Residents of the British Virgin Islands (BVI) are urged to remain vigilant about reducing mosquito breeding sites in light of the recently issued Zika Alert.
The alert was issued earlier this week for the Caribbean region by the Washington-based Pan American Health Organization (PAHO).
BVI Acting Chief Environmental Health Officer, Yolanda Penn, said “residents must heighten their vigilance in controlling and reducing mosquito breeding sites around residential and business premises.
Penn noted that the Zika virus is transmitted by the Aedes Aegypti mosquito, which transmits the viruses that causes Dengue and Chikungunya, according to a BVI government statement.
“Persons should conduct weekly surveys of all premises for any signs of mosquito breeding,” Penn said. “Efforts must be focused on source reduction and clean up to include the elimination of unwanted containers that can hold water, properly covering water storage receptacles, such as tanks and cisterns, and sealing septic tanks and soakaways.”
Penn said that the territory-wide fogging campaign started in December, will resume in the coming days.
She, however, said that fogging alone cannot keep the mosquito population under control, stressing that it is the “day-to-day actions of every member of the community that will prevent a disease outbreak.”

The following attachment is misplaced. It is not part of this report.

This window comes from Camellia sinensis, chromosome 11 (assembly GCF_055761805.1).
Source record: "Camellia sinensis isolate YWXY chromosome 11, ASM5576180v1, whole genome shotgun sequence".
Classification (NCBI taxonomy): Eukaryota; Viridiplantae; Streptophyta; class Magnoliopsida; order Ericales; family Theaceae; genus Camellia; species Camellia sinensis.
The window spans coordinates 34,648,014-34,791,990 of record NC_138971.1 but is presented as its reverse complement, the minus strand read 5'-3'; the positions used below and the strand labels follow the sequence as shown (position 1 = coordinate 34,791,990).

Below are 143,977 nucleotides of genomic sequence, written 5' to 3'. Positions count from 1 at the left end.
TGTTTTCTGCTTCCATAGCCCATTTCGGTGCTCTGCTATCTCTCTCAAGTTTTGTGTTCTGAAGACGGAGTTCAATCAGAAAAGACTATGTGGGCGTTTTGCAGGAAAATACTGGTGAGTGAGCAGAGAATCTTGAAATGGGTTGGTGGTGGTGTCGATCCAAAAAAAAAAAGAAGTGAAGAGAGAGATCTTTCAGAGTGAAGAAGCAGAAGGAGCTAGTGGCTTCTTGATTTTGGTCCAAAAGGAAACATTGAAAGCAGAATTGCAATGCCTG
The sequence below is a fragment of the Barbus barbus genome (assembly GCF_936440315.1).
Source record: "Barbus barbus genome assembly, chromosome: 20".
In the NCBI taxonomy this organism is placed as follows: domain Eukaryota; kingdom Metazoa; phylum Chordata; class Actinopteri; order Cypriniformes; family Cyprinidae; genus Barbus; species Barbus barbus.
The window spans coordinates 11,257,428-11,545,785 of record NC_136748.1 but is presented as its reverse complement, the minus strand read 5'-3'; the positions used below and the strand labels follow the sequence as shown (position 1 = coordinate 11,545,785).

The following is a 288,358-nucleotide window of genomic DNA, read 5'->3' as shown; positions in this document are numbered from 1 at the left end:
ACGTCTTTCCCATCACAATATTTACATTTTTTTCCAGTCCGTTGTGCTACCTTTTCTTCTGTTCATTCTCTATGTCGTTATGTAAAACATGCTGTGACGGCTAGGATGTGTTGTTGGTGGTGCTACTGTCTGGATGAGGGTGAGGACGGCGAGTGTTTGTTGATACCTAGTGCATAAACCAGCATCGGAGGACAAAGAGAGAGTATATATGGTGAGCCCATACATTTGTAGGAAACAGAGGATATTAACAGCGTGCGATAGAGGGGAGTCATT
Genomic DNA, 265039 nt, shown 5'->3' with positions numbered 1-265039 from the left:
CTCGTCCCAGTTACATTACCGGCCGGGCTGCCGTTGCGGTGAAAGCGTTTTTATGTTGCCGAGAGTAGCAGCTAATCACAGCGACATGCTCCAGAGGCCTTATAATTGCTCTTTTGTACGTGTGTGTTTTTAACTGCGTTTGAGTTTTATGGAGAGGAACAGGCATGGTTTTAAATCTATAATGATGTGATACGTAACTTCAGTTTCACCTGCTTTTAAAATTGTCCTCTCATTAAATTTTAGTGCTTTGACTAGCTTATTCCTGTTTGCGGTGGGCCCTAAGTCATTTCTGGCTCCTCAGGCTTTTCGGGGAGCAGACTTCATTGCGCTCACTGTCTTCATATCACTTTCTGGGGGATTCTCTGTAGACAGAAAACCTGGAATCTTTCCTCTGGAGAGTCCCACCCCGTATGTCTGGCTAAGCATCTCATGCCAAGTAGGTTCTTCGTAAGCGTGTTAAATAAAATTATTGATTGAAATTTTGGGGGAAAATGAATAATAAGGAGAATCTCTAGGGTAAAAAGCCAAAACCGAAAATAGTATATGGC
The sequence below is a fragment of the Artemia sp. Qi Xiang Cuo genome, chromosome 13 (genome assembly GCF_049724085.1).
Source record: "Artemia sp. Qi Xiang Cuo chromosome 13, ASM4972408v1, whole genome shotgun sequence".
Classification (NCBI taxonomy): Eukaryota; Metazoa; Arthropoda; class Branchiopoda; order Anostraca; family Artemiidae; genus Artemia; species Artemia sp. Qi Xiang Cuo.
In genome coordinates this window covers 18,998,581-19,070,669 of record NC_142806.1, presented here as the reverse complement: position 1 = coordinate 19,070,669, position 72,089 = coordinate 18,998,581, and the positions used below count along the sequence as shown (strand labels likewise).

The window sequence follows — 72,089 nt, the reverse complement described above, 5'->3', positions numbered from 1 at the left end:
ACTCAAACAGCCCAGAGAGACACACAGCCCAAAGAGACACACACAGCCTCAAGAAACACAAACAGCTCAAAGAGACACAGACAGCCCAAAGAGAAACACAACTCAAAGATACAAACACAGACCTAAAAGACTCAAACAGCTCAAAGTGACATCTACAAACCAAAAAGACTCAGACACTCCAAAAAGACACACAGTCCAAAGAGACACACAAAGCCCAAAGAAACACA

Acute symptoms of Zika can last from four to seven days and includes fever, headache, muscle and joint pain, eyeball pain, weakness, red rash consisting of small bumps, swelling in the lower limbs, anorexia, vomiting and diarrhoea, abdominal pain and conjunctivitis, Penn said.
She said conjunctivitis is mainly an inflammation of the outermost layer of the eye and inner surface of the eyelids with no pus production.
“Persons are asked to contact the Environmental Health Division for further information regarding the Zika virus or other vector related matters,” Penn urged.
“The Environmental Health Division is committed to ensuring that all aspects of the environment with the potential to negatively impact the health of the population are managed efficiently to enable all persons in the BVI to attain and maintain optimal health and well-being,” she added.